Jacksonville City Council President Lori Boyer will gavel out her last meeting Tuesday evening; on Wednesday, she will speak to constituents.
The scene: a lunchtime meeting at the Southside Business Men’s Club, held at the San Jose Country Club.
For Boyer, this year as City Council President has been one full of accomplishments that will be remembered after she is termed out of office in 2019.
The long and winding road of getting pension reform through the voters via referendum, then through the unions in collective bargaining, then through the City Council to ratify the deals — that was completed under Boyer’s watch.
That closed the extant defined benefit pension plans to new hires, creating a new defined contribution plan for them, a mechanism which — when combined with a future revenue source via a sales tax extension that kicks in by 2030 — offers some budget relief that will go to infrastructure and new hires for long-suffering city departments.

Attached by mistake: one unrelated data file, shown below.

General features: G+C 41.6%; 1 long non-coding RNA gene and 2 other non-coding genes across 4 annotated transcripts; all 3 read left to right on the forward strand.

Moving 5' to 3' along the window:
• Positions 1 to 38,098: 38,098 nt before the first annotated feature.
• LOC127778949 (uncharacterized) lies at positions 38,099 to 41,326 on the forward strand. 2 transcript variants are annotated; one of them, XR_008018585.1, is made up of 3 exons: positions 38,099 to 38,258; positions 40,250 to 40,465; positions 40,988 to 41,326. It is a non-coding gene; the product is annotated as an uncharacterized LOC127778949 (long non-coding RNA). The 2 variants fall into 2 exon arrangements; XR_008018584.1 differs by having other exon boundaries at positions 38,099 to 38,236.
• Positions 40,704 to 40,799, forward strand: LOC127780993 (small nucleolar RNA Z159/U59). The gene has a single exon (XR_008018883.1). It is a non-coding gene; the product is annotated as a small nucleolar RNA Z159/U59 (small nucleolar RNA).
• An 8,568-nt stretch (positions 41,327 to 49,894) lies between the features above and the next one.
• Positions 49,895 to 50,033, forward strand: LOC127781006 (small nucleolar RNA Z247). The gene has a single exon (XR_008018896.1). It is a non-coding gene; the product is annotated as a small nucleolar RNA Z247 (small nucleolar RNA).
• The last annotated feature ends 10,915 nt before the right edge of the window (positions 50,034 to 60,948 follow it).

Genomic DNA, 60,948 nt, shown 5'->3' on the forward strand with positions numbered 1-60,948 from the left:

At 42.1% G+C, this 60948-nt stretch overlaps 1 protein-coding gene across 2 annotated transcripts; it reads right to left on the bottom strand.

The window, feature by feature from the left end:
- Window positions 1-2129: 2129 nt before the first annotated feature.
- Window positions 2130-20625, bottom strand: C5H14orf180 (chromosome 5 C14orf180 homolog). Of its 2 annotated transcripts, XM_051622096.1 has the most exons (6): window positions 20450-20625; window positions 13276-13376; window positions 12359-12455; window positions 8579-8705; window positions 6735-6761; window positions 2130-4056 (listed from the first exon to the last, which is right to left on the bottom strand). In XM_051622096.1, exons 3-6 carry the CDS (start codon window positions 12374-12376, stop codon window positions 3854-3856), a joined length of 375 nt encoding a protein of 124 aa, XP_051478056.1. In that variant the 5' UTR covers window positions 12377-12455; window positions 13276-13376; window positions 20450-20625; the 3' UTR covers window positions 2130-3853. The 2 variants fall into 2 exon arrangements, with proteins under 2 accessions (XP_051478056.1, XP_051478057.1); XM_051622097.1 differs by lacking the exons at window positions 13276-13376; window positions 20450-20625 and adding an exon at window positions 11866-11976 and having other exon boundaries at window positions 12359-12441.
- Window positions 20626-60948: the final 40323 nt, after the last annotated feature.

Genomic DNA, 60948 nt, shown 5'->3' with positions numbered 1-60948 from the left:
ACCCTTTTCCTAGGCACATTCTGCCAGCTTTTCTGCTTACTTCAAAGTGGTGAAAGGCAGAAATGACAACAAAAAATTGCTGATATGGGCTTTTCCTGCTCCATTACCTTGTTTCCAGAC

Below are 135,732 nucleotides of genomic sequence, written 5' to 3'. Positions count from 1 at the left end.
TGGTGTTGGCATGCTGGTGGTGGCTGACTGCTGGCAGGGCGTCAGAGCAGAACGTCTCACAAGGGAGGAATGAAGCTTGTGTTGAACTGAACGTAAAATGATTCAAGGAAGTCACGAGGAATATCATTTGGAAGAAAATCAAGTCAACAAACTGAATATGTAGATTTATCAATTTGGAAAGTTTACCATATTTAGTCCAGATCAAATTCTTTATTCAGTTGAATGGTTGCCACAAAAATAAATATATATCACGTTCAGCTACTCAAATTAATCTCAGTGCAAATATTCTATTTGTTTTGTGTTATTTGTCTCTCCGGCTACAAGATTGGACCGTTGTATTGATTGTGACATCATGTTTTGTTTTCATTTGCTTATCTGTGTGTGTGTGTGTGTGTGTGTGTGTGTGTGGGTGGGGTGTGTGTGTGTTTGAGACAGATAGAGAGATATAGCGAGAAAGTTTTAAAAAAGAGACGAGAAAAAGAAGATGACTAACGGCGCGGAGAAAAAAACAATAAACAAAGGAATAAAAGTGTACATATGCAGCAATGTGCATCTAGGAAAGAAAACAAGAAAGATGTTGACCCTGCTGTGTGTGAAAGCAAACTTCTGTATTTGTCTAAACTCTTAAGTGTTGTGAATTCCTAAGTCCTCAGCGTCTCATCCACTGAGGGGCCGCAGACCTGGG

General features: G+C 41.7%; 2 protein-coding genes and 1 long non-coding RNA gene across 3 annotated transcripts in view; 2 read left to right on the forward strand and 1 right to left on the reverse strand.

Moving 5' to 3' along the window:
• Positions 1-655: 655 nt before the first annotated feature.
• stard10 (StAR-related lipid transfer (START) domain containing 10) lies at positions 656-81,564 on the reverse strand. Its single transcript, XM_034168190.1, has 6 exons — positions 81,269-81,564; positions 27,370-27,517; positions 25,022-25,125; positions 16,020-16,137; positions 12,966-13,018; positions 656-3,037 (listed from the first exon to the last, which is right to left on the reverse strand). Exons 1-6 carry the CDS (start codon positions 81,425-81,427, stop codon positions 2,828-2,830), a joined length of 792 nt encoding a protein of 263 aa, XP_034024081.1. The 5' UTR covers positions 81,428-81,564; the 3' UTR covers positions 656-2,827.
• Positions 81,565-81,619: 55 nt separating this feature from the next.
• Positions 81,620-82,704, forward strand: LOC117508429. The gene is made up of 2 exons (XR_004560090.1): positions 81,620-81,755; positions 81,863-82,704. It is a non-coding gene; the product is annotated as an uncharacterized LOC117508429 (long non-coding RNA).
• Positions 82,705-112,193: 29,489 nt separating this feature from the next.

Another hot-button issue resolved on Boyer’s watch: securing LBGT rights, via an expanded Human Rights Ordinance.
That issue had plagued city government for most of the decade, with failed expansion attempts in 2012 and 2016. Boyer was able to ensure the integrity of the process, handling the heated discussions from proponents and opponents in a way that codified protections for LGBT people that didn’t impact religious institutions — a key worry of the religious right.
Expect that Boyer will address these issues Wednesday, along with a key initiative of hers during her term: waterway activation, part of Jacksonville’s long-standing yet eternally thwarted desire to make usage of waterways in the way other cities do.
In addition to talking about the past and present, Boyer may be asked to address the future — such as a City Council under the control of President-Designate Anna Brosche, who dispatched the chosen candidate of Boyer and the Mayor’s Office in a contentious election for Council President.